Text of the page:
|Publication number||US8178860 B2|
|Application number||US 12/545,042|
|Publication date||May 15, 2012|
|Priority date||Aug 20, 2009|
|Also published as||CN102549733A, US20110043797, WO2011022573A2, WO2011022573A3|
|Publication number||12545042, 545042, US 8178860 B2, US 8178860B2, US-B2-8178860, US8178860 B2, US8178860B2|
|Inventors||Gregory L. Kirk, Matthew W. Derstine, Shiow-Hwei Hwang, Isabella T. Lewis|
|Original Assignee||Kla-Tencor Corporation|
|Export Citation||BiBTeX, EndNote, RefMan|
|Patent Citations (7), Classifications (6), Legal Events (2)|
|External Links: USPTO, USPTO Assignment, Espacenet|
This invention relates to the field of integrated circuit fabrication. More particularly, this invention relates to substrate inspection systems.
Substrate inspection systems are extensively employed in the integrated circuit fabrication industry to detect defects in substrates. These systems operate by directing a light, such as a laser light, onto the substrate, sensing properties of the reflected or scattered light, converting the sensed properties into electrical signals, converting those signals to information in a memory, and then comparing the gathered information to some kind of reference information, be it historical or otherwise, to determine various properties of the measured substrate. The reference information can come from other measurements of the substrate or from some other source of information.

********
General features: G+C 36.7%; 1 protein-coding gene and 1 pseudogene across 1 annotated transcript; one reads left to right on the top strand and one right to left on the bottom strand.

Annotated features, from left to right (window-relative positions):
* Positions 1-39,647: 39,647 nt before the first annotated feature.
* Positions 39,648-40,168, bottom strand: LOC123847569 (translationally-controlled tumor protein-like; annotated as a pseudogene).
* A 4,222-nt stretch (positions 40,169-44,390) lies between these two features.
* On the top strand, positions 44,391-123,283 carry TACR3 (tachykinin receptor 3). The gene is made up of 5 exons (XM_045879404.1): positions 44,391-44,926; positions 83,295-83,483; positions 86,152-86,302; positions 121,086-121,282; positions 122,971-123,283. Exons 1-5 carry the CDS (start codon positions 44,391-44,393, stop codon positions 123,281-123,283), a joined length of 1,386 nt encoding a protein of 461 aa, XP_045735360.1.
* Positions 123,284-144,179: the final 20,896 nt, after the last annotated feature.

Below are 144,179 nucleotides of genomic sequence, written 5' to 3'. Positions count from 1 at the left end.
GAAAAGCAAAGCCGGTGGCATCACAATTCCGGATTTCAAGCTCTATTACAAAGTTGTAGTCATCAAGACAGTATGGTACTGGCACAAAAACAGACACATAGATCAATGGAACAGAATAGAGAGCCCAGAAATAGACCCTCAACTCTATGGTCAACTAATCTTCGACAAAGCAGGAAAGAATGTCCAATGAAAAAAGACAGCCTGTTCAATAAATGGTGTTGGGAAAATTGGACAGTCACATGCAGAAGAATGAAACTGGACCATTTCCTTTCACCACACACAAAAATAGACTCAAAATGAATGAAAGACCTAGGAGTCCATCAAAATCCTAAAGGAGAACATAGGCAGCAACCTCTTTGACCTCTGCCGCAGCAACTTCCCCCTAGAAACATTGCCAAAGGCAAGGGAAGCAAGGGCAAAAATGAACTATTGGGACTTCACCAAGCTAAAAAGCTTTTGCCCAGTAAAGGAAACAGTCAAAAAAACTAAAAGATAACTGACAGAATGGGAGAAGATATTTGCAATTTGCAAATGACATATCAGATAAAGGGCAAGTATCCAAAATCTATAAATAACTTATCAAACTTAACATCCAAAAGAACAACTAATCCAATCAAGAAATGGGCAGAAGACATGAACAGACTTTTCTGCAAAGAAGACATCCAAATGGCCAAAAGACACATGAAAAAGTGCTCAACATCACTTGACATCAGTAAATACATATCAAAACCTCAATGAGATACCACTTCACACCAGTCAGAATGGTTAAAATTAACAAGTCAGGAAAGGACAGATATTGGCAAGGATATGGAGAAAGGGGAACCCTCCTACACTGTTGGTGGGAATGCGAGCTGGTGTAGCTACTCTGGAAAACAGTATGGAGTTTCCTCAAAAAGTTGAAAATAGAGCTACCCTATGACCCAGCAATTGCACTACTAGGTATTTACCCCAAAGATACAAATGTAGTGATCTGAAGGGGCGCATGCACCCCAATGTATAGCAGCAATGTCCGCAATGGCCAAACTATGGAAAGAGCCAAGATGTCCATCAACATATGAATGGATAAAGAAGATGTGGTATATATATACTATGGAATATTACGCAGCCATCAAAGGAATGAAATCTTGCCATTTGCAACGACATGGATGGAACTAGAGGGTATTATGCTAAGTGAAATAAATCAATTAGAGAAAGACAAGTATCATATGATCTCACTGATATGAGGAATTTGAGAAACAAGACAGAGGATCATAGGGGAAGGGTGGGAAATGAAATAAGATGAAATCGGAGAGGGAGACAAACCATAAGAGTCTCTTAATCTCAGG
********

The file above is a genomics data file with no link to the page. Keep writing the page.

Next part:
As the term is used herein, “substrate” includes reticles and masks that are used to pattern integrated circuits, and the wafers—either semiconducting or insulating—upon which the integrated circuits are fabricated. “Integrated circuit” includes devices such as those formed on monolithic semiconducting substrates, such as those formed of group IV materials like silicon or germanium, or group III-V compounds like gallium arsenide, or mixtures of such materials. The term includes all types of devices formed, such as memory and logic, and all designs of such devices, such as MOS and bipolar. The term also comprehends applications such as flat panel displays, solar cells, and charge coupled devices.
To detect the relatively small defects that are found in the commensurately small geometries of modern integrated circuits, the resolution of the inspection system needs to be commensurately high. This is typically accomplished by providing a light having a wavelength that is small enough to observe these small defects. Q-switched or excimer lasers are available at wavelengths such as 213 nanometers, 193 nanometers, and 157 nanometers, which are sufficiently small as to be able to detect the small defects within a modern integrated circuit. However, currently inspection system architectures that employ low repletion rate optical sources require high optical powers in a single pulse. For a high throughput inspection system with a high sensitivity, the required power level from a q-switched or excimer laser can be high enough to damage the substrate that is being inspected. Further, these high peak powers can be sufficient to damage the optics used to illuminate the substrate and collect the reflected and scattered light.